combinedPPKlayer.SetAttributeFilter(“gnss_id = '”+daid+"’")

which is a bit odd since with each RTKLIB conf file i run i get progressively diminishing returns. and the bit above is pretty standard for GDAL OGR so not sure how to do it otherwise. overall it works fine the way it is, but with that bottle neck it wont make sense to try to move it all to a QGIS plugin which is what i was thinking of doing.

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i recently had to do some work in redwood canopy canyon conditions with the RS. extremely constrained reception so i used a PPK approach and this code. afterwards i was left with allot of float values that just would not fix no matter what settings i used in RTKLIB. comparing my floats to a LIDAR derived hydrology layer indicated that many were decent but then there would be the occasional crazy point. so i did some redesign and development of this code and i am here to share.

this update follows the same structure as the previous versions, however, now without the bottle neck. so it runs about 3 times faster at least. then it analyzes for velocity between floats to try to find the best floats between RTKLIB processes and then skip the outliers when correcting the rover point file.

caveat: i haven’t retested with processing multiple rover logs against a single base so i may have broken that and i have not tested it at anything but 1hz.

there is a zip there with everything

to recap on the function/ strategy

this is a python script to manage processing PPK with RTKLIB and optionally correcting a rover point file with start and stop times.


  1. local RS base raw log file converted to .obs

  2. one or more rover raw logs created within the time window of the base file and converted to .obs

  3. a folder of RTKLIB .conf files to run each rover raw file through
    (e.g. 2 rover raw logs and 4 .conf files = 8 complete runs to create a combined PPK file)

  4. optionally a rover point shapefile with start and stop times which will be corrected against the combined PPK file.


  1. the first base raw log + rover raw log is run through RTKLIB and creates a combined PPK file (in shapefile format). the combined PPK file includes two velocity values for each point. the velocity from each previous point and the subsequent point the rover collected. points are given an ID based on the time stamp.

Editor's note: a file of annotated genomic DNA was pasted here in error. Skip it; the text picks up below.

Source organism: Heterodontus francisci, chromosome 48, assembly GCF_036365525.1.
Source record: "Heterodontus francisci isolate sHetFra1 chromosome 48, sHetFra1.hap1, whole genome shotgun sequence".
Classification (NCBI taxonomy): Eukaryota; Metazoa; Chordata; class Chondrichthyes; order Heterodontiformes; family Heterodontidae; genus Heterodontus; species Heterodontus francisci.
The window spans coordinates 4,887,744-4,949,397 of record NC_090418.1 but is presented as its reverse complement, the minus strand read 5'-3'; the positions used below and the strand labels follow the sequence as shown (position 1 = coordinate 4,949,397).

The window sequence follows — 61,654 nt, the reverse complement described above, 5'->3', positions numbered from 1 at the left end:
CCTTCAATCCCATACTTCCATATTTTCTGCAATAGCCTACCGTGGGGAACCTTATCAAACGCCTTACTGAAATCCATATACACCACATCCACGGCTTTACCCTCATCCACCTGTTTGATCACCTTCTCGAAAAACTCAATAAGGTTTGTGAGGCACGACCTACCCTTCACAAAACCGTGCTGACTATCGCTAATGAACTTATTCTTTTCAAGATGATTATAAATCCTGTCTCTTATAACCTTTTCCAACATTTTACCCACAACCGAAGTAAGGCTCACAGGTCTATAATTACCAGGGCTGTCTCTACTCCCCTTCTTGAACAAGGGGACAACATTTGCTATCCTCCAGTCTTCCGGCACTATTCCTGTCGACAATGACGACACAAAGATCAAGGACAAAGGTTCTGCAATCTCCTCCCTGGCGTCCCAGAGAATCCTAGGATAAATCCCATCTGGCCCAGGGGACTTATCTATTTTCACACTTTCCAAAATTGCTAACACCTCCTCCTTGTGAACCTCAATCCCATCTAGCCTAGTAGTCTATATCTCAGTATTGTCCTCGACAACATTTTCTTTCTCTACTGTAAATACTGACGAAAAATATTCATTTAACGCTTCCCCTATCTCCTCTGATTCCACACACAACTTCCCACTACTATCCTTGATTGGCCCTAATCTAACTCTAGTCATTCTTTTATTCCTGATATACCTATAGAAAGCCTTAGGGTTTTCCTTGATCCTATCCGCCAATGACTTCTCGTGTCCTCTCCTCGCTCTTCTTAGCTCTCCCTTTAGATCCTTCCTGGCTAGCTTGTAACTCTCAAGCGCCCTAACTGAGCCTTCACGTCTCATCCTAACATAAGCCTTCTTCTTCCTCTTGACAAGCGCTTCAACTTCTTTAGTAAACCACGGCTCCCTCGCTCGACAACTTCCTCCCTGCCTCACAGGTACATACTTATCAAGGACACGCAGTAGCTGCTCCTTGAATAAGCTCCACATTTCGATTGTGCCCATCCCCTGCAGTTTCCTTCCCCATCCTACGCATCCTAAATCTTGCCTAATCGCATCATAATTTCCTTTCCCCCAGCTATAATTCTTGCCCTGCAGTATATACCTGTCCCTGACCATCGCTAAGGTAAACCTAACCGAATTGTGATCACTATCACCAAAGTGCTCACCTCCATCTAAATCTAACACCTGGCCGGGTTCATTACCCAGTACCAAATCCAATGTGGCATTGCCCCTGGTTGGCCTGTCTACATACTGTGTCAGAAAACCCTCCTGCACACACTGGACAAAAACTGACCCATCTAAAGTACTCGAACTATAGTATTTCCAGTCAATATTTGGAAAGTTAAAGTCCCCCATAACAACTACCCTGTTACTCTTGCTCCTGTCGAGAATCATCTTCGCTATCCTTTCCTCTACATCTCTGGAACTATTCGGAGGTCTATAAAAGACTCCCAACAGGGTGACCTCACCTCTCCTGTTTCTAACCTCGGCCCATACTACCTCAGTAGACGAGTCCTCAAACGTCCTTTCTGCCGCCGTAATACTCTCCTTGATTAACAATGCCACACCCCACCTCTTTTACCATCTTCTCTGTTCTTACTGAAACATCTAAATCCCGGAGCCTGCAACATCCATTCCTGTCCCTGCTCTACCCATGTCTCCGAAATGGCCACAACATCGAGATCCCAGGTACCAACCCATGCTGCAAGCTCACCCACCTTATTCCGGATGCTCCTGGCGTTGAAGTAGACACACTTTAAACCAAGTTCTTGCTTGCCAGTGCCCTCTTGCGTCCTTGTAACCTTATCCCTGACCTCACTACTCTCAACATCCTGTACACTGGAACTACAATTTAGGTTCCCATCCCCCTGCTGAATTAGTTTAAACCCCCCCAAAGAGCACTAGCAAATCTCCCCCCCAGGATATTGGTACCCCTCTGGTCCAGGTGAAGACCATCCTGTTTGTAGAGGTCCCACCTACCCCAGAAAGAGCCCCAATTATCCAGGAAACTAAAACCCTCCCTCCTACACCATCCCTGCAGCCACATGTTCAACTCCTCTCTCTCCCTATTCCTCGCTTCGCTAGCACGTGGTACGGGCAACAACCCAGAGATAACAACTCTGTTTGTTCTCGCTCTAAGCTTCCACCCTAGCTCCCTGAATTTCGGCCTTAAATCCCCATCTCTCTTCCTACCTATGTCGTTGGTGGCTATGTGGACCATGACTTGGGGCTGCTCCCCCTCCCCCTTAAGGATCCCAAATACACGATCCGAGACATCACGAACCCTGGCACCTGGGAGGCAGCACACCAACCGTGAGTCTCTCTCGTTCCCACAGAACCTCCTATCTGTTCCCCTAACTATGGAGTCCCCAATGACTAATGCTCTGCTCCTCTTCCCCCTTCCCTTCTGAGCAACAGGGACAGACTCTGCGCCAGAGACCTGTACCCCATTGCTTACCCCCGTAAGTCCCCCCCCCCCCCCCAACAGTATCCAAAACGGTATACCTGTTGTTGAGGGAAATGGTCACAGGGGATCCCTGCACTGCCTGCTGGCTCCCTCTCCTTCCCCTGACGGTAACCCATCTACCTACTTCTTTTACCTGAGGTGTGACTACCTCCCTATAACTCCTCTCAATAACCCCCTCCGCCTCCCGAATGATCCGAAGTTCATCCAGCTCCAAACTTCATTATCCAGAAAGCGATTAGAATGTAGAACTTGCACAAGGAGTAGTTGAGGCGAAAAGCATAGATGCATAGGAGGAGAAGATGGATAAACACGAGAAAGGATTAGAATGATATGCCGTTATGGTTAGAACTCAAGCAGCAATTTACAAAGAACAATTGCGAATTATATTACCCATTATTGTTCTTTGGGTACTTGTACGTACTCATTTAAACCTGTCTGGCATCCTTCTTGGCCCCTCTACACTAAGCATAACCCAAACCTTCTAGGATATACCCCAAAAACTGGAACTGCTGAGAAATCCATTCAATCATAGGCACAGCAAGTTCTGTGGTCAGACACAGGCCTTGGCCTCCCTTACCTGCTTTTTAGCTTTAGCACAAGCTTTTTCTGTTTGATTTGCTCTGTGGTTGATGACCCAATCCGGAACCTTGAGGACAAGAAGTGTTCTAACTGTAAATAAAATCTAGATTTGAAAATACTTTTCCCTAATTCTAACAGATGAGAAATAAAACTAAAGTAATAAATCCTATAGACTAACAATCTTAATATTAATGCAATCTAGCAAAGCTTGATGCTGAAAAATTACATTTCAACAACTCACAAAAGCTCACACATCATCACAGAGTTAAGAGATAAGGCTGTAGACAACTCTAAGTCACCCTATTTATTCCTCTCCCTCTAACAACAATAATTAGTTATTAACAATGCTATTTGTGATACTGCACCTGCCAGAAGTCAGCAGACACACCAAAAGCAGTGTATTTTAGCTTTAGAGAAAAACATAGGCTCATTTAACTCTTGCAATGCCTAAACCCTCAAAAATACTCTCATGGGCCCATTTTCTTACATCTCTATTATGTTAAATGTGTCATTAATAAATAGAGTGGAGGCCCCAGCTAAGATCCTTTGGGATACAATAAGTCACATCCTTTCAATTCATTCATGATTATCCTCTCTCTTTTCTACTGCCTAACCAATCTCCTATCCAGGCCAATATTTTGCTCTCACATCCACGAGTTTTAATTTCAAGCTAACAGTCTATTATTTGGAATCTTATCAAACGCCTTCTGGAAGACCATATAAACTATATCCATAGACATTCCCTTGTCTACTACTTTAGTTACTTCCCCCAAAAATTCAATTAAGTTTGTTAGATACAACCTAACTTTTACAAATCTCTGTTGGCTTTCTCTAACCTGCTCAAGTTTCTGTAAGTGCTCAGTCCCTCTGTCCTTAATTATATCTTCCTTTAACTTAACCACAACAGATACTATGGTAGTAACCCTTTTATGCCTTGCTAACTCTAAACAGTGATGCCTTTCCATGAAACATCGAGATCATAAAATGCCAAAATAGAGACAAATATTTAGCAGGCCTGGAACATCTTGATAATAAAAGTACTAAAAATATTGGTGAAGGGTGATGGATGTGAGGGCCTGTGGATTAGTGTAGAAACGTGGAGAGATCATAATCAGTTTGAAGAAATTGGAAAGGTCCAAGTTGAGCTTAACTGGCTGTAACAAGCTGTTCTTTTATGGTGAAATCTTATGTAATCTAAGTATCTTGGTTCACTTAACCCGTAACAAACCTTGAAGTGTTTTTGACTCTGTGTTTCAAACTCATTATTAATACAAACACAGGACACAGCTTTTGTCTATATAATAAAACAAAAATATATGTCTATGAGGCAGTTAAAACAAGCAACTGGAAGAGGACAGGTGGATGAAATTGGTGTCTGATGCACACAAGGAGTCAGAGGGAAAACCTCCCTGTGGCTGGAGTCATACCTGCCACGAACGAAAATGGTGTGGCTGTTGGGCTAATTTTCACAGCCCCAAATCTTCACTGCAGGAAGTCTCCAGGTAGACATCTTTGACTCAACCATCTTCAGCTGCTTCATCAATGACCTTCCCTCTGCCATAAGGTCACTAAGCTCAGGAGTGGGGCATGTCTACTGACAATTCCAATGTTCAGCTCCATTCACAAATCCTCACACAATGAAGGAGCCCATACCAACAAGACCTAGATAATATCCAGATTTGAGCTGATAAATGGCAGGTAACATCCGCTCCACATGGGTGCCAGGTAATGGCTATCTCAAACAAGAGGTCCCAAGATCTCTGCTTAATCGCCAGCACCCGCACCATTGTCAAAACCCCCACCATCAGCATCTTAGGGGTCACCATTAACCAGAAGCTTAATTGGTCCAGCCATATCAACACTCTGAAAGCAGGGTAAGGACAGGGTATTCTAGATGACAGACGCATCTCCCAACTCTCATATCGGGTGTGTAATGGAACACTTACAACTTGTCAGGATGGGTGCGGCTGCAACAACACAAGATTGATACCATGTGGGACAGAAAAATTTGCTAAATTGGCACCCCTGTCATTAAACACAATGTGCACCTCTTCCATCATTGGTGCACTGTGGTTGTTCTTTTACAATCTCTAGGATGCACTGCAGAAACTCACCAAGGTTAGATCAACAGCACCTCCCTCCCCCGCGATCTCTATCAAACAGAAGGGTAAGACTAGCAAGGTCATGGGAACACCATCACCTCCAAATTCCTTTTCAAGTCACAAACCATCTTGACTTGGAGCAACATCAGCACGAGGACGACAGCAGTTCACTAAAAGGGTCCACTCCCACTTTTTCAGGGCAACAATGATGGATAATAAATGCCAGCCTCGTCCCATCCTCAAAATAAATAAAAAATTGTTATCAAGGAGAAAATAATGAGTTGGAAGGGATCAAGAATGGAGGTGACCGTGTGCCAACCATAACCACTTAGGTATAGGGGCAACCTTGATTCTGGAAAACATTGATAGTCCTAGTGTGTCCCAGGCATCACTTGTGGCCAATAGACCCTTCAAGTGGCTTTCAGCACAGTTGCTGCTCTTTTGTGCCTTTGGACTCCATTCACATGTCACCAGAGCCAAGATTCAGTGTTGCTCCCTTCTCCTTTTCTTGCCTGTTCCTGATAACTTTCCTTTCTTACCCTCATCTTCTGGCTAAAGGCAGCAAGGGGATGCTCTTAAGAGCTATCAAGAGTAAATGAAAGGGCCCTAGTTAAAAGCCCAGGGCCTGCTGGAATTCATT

2. each subsequent base raw log + rover raw log run through RTKLIB creates a temporary PPK results file (shapefile) to be compared to the combined PPK file. for a given matching pair between the two layers; if the existing value is float and the new value is fix then it replaces the float. and if the existing is a float and the new float appears better based on velocity constraints then the new one replaces the old one. this develops the combined PPK file, there are attribute fields in the shapefile that track which .conf file produced which points.

  3. once all of the rover raw logs have been processed into the combined PPK file you can optionally use the PPK results to correct a rover point file. this rover file could contain RTK corrected points or it could just be autonomous points. the rover file could even come from a completely different app like Collector or QField where you simple mark down start and stop times. points in the combined PPK file that fall between the start and stop times for a given rover point are selected, those outside a maximum velocity are removed, and a weighted point is calculated.

oh well have fun, if anyone has questions ask them here or contact me directly, up to you

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Being stuck at home means a time for a massive rewrite. new code is basically the same structure but with allot of improvement. bugs fixed, executes faster, and now it calculates velocity, stand deviations, and more. some day it would be good to craft a QGIS plugin for this.


Nice job Tracy, it would be interesting to see where and how you go. Python, Gdal and RTKLib are all three among my preferred tools.

Thanks Pascal,

i am also using PyProj and Numpy.

i dont really see a whole lot more to do with it except make a QGIS plugin. which i probably wont get around to doing since it works for me as is. ill continue to tweak it and look for bugs but it feels done to me this time.

working with this really showed me how stable (within say 5cm) results in unconstrained reception areas are when working with the RS+ but also how loose results can get in heavy canopy conifer conditions (like many meters).